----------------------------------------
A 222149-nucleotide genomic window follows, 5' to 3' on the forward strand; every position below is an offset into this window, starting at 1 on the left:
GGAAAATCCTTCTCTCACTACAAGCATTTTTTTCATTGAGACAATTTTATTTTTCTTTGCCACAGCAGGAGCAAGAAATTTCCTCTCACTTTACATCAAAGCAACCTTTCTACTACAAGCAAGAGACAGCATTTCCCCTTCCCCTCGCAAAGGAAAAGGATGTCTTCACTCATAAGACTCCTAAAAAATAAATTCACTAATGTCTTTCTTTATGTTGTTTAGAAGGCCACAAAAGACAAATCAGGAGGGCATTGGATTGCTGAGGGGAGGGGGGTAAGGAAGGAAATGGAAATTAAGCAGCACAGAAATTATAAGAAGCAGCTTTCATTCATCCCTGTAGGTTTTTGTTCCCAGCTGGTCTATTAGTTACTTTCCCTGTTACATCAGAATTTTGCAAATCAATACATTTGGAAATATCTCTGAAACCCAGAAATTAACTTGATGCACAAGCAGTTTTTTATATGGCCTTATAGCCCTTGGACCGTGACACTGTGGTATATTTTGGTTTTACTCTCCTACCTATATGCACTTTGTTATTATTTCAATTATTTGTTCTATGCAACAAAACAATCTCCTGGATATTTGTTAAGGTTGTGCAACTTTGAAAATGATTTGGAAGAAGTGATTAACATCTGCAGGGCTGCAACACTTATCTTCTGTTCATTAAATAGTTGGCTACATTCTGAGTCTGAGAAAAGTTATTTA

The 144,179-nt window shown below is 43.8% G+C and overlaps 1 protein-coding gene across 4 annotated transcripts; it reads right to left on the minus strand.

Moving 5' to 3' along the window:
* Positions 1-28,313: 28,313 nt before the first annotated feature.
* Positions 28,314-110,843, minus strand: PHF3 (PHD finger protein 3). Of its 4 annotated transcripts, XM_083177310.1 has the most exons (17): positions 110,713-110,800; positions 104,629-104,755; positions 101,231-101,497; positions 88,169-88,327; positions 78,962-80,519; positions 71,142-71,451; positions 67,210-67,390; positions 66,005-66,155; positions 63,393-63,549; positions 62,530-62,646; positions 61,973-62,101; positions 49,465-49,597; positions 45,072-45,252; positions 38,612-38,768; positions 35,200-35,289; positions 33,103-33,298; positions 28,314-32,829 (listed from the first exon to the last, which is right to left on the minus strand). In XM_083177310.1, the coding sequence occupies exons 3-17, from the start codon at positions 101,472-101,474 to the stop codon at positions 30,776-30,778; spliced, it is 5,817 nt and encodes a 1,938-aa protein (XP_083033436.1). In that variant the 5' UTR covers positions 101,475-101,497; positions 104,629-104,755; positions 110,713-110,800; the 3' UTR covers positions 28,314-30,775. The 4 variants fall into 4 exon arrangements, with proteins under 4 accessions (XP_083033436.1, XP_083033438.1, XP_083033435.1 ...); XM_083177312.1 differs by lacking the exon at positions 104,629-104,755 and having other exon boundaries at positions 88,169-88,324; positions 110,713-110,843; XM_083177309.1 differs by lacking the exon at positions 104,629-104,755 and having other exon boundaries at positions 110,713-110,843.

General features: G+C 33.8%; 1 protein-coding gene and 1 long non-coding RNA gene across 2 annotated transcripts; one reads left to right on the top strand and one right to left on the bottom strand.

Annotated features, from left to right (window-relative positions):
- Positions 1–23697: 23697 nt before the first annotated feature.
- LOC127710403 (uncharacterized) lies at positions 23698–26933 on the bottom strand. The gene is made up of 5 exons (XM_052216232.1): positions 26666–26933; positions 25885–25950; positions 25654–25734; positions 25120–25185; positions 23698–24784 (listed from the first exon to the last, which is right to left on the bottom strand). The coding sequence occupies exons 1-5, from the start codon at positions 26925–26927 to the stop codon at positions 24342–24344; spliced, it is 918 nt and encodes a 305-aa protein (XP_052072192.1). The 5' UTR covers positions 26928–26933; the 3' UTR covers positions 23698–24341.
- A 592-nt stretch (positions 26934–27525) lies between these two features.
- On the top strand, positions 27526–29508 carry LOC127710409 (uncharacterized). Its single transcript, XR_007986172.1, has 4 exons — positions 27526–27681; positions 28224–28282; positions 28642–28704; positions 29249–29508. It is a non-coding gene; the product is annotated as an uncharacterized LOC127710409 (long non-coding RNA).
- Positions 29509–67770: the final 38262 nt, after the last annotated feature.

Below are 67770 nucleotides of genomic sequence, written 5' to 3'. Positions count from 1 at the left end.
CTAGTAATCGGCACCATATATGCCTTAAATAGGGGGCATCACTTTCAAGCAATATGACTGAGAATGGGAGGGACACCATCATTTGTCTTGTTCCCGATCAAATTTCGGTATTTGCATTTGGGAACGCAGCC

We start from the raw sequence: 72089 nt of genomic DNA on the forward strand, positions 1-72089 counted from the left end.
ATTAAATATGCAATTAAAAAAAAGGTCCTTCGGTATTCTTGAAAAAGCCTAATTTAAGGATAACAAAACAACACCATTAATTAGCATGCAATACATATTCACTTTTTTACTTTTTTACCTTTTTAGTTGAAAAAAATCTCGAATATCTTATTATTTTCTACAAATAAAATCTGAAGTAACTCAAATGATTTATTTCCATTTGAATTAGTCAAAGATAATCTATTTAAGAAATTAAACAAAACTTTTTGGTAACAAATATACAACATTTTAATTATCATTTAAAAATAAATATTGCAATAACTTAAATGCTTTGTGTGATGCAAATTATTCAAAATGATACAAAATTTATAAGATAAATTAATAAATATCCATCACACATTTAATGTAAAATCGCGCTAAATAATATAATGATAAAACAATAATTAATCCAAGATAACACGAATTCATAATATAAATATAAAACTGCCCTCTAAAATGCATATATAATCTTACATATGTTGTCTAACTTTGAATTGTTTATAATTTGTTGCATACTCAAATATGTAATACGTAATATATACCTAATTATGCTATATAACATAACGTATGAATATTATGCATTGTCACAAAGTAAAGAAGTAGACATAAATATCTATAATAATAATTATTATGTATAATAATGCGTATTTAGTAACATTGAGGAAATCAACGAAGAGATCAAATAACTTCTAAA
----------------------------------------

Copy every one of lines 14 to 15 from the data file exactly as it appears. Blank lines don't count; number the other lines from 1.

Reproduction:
Below are 67770 nucleotides of genomic sequence, written 5' to 3'. Positions count from 1 at the left end.
CTAGTAATCGGCACCATATATGCCTTAAATAGGGGGCATCACTTTCAAGCAATATGACTGAGAATGGGAGGGACACCATCATTTGTCTTGTTCCCGATCAAATTTCGGTATTTGCATTTGGGAACGCAGCC